The below table lays out all the survey house effects for each of the 17 pollsters and for net approval and approval percentage. Let’s use Approval as an example for how to interpret these numbers. Rasmussen polls have an in-house bias that makes Trump net approval 6.9% points better relative to all other polls. Meanwhile, PPP has the opposite effect, as relative to all other pollsters, its in-house bias is 6.9% net points worse for Trump. Gallup, at a net -0.7% points, is currently the poll with the smallest in-house survey effect in either direction. The effects for all the other pollsters follow the same scheme–negative values indicate a survey house bias against Trump, and positive values indicate a survey house bias in favor of Trump.
|PPP (D)||-6.91||Democratic Bias|
|Politico/Morning Consult||2.69||Republican Bias|
3. Wrapping Up
In sum, we have found that:
- Polls of registered and likely voters are more favorable towards President Trump.
- Polls conducted over the Internet or automatically via phone are also more favorable to POTUS.
- Rasmussen and Public Policy Polling are extreme examples of pollster house effects, where the method by which a pollster conducts their poll other than mode and population have effects on their look at Trump approval ratings.
We have built of previous work from Natalie Jackson and Charles Franklin who applied regression models and boxplots (oh, how we love boxplots…) to polls of Trump’s approval rating and found similar results.
As Trump’s presidency progresses, Gallup will likely continue to provide the best look at Trump’s approval rating.
I am in the process of automating the analysis outlined above and publishing an interactive that updates whenever a new poll becomes available. Stay tuned for that!
If you enjoyed the analysis, please consider follow Alexander and I on twitter. We do a lot of work on our blogs, but even more of our musings appear there, in 140 characters or less.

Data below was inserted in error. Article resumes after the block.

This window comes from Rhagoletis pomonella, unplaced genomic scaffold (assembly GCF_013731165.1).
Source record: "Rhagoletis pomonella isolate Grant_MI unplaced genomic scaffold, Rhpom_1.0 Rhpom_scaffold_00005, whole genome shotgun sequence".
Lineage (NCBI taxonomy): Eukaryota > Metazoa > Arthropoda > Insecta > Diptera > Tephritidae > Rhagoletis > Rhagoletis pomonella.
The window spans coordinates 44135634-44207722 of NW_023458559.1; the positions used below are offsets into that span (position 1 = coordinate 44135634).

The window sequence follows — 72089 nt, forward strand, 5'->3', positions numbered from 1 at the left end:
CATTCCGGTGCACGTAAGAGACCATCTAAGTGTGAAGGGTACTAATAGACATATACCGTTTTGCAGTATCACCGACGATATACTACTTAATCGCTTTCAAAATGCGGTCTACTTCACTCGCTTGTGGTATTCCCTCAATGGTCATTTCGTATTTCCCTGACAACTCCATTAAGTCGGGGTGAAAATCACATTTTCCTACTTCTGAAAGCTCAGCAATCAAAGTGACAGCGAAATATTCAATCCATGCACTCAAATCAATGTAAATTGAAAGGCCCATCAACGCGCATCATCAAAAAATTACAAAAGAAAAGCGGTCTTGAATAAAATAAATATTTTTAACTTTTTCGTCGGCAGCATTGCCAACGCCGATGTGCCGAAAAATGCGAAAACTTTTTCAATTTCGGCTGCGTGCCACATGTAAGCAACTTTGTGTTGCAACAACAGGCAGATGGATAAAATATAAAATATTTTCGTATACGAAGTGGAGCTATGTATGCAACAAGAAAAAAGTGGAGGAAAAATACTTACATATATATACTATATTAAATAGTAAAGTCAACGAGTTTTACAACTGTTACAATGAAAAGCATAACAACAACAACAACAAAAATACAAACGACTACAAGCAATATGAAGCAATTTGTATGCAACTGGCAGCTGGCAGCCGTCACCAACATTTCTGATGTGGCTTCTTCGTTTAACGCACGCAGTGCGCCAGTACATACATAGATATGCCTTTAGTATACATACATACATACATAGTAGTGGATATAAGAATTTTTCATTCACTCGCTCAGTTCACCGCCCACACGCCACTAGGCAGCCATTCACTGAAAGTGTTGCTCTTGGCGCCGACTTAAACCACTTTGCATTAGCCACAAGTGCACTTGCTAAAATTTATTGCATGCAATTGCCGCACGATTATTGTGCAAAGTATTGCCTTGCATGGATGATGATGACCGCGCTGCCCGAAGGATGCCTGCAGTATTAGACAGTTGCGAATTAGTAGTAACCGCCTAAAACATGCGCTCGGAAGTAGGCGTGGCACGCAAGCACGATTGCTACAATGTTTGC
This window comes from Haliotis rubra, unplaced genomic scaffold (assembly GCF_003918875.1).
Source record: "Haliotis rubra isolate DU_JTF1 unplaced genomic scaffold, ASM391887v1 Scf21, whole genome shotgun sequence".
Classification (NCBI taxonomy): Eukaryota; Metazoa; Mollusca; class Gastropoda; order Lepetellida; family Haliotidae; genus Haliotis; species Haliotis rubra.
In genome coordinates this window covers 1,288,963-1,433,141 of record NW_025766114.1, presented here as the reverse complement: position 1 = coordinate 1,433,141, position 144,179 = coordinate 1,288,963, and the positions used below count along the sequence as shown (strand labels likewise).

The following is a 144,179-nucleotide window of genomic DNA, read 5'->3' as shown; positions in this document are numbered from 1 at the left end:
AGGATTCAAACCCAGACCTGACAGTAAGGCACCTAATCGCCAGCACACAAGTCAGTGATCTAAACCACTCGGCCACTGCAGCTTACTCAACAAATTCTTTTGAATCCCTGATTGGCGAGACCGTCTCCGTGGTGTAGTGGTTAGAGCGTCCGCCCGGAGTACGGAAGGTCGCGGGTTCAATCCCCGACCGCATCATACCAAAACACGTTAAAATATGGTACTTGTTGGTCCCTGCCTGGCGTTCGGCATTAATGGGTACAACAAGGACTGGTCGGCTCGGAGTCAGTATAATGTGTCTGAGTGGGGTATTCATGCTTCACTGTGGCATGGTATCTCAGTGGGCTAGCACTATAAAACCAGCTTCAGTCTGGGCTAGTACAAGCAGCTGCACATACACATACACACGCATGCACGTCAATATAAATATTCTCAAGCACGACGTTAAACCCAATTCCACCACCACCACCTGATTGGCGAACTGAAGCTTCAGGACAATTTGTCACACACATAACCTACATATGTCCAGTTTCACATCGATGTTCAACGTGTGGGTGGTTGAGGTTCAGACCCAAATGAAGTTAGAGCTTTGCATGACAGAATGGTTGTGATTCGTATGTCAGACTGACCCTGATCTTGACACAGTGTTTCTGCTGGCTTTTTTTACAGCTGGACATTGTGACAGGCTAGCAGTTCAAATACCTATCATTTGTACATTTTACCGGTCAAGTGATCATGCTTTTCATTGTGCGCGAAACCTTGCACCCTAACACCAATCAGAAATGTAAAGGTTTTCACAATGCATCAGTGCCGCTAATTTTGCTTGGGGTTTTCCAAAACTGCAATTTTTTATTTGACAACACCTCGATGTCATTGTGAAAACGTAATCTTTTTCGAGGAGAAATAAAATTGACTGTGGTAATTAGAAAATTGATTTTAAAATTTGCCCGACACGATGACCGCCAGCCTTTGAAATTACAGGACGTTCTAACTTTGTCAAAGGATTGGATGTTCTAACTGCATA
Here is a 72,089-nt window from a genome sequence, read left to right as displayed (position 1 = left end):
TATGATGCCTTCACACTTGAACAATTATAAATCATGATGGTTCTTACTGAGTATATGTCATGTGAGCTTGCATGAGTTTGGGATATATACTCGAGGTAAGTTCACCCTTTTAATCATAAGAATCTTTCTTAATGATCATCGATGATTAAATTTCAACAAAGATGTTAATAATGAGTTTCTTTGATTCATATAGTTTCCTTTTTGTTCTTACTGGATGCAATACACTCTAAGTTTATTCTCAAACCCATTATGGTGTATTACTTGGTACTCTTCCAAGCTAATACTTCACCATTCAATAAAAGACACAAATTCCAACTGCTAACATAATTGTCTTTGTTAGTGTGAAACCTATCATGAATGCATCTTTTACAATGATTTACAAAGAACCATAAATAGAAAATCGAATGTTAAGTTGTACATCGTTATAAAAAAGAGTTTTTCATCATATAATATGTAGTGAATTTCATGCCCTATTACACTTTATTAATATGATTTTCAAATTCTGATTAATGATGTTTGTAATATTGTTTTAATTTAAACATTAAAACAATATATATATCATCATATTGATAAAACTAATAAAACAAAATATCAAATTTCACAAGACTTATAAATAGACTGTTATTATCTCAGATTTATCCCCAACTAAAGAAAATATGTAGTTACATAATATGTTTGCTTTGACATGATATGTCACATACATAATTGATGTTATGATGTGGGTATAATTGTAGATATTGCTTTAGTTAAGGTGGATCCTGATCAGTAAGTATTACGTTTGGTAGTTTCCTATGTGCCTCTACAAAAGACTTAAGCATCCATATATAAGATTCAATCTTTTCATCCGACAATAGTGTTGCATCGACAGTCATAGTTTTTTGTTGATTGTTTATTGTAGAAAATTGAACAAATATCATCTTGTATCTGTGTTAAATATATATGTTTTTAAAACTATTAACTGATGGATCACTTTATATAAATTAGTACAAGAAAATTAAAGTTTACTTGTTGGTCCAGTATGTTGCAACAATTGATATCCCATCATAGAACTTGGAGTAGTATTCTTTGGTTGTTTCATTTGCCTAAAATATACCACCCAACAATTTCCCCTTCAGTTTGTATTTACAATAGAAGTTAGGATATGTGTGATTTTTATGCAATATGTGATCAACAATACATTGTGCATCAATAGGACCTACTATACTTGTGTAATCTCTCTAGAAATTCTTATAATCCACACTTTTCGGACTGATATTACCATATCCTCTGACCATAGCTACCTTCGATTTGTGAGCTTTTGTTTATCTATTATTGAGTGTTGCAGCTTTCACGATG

As always, you can find the code for reproducing this analysis here.
I’ll leave you with this ancient insight:
"We hold these truths to be self-evident, that all polls aren't created equal, that they are endowed by their pollster with certain unalienable bias, that among these are mode, population and survey house. That to correct these bias, analysts are instituted among Rstudio, deriving their just powers from the regressions thereof" Thomas Jefferson
1 The previous piece published by Alexander has 95 polls in its analysis. This one has ninety-seven. Although it does not make that much of a difference, you’ll notice that Alex’s piece has Gallup as the “best” pollster, whereas this analysis awards that title to Marist. This is exactly why we emphasize the temporary nature of this analysis; it quite literally changed overnight.
4. Additional Information
If you’re enlightened to the meaning of statistical significance, feel free to read the below regression coefficients. If not, thanks for reading, and we’ll talk next time!
|population2. Registered Voters||4.953*||-6.261||-6.831||2.477||-3.130||-5.293*|
|population3. Likely Voters||5.232||5.798||4.885||2.616||2.899||4.549|
|Residual Std. Error||4.203 (df = 89)||3.023 (df = 75)||3.161 (df = 77)||2.101 (df = 89)||1.512 (df = 75)||1.692 (df = 77)|
|F Statistic||36.185 (df = 7; 89)||27.929 (df = 21; 75)||27.799 (df = 19; 77)||66.166 (df = 7; 89)||47.242 (df = 21; 75)||40.750* (df = 19; 77)|
|Note:||*p<0.1; p<0.05; ***p<0.01|